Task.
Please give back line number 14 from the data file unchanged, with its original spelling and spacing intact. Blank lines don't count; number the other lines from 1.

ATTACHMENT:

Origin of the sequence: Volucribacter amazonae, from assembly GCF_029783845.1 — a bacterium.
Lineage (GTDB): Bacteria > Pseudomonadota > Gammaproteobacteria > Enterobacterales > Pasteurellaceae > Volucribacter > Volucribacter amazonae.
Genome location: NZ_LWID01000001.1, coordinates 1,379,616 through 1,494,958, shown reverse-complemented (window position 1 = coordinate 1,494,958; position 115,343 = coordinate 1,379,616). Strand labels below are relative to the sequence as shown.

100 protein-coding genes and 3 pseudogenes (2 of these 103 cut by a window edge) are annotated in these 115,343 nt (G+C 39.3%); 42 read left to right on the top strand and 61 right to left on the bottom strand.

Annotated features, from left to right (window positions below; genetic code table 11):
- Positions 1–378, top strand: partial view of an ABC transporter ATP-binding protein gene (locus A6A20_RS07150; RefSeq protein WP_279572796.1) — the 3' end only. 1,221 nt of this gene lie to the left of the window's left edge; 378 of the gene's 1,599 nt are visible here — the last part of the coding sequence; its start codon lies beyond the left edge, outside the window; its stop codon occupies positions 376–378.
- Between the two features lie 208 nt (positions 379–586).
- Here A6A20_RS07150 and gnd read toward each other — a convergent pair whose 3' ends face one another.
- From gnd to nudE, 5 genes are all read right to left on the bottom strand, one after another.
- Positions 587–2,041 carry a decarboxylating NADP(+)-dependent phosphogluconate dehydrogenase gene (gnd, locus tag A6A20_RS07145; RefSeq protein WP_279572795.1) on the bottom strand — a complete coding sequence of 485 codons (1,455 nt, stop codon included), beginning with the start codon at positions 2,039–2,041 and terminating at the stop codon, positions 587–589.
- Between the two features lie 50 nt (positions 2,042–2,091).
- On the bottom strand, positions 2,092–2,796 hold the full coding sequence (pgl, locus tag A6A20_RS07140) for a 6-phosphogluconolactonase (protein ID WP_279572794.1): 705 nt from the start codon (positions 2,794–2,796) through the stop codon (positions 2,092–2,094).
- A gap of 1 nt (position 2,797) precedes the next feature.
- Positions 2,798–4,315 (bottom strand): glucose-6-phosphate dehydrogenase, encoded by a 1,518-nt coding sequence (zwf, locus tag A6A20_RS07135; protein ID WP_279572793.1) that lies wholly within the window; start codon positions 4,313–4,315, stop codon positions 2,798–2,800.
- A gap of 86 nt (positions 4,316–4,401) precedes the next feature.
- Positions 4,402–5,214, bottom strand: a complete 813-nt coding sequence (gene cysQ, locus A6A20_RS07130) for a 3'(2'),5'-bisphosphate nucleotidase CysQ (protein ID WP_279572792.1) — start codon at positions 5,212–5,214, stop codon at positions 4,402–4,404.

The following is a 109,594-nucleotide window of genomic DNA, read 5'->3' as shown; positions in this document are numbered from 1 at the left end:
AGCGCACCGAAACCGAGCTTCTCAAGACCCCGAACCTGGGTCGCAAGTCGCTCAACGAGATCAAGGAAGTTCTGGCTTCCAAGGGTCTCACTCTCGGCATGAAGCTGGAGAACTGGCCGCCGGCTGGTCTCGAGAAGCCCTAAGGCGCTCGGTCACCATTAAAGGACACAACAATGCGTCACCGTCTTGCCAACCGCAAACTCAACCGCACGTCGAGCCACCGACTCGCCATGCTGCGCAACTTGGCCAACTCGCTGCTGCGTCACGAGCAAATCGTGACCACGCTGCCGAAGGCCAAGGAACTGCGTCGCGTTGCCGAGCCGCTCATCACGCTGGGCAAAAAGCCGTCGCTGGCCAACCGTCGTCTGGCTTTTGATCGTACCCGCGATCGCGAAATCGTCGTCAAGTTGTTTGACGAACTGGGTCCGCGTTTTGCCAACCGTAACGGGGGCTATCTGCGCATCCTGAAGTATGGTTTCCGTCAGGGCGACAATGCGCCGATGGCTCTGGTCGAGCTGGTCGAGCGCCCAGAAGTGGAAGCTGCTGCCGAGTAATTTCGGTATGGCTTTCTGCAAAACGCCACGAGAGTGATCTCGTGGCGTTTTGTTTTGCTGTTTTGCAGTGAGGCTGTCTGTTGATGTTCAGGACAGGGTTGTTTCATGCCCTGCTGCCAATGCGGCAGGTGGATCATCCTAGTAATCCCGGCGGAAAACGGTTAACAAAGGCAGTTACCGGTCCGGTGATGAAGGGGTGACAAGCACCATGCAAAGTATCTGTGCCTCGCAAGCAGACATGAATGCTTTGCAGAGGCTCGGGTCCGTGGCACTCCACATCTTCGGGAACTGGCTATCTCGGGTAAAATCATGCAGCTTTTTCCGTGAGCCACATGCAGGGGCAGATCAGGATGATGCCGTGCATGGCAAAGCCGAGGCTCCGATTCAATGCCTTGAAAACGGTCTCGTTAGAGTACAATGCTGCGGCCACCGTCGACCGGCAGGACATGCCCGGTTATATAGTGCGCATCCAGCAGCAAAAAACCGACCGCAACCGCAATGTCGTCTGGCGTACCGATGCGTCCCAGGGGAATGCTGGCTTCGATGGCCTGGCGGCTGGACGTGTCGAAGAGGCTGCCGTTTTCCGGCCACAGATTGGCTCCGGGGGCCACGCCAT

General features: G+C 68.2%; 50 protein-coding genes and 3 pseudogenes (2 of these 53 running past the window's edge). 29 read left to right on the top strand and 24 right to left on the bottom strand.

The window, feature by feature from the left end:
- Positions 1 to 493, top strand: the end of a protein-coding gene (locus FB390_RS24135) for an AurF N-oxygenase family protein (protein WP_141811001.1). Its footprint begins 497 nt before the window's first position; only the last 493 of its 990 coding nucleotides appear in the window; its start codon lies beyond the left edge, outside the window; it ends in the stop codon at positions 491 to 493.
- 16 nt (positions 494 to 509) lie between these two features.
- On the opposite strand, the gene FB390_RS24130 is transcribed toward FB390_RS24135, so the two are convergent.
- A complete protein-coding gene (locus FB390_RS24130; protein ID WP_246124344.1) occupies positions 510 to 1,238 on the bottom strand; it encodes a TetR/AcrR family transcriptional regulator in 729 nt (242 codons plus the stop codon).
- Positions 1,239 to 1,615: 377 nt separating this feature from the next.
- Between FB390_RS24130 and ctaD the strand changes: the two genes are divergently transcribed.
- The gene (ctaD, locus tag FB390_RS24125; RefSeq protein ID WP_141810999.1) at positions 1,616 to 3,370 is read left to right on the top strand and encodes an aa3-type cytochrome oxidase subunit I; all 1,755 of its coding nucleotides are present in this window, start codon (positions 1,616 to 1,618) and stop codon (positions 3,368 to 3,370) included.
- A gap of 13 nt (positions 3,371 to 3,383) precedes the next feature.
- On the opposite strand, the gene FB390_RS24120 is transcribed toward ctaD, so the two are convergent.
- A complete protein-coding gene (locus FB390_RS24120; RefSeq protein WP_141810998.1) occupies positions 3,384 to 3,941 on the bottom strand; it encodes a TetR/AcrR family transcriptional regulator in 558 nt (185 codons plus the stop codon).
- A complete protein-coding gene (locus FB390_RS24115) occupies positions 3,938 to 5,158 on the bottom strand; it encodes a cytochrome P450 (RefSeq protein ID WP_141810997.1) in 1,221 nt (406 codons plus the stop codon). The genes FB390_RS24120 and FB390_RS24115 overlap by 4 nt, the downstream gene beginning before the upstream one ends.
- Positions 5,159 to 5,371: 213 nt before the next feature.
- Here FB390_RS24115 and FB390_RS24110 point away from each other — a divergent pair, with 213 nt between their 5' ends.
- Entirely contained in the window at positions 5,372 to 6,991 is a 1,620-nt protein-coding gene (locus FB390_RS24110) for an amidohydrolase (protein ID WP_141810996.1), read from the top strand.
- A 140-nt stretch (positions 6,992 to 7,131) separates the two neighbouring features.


- Positions 2,798–4,315 (bottom strand): glucose-6-phosphate dehydrogenase, encoded by a 1,518-nt coding sequence (zwf, locus tag A6A20_RS07135; protein ID WP_279572793.1) that lies wholly within the window; start codon positions 4,313–4,315, stop codon positions 2,798–2,800.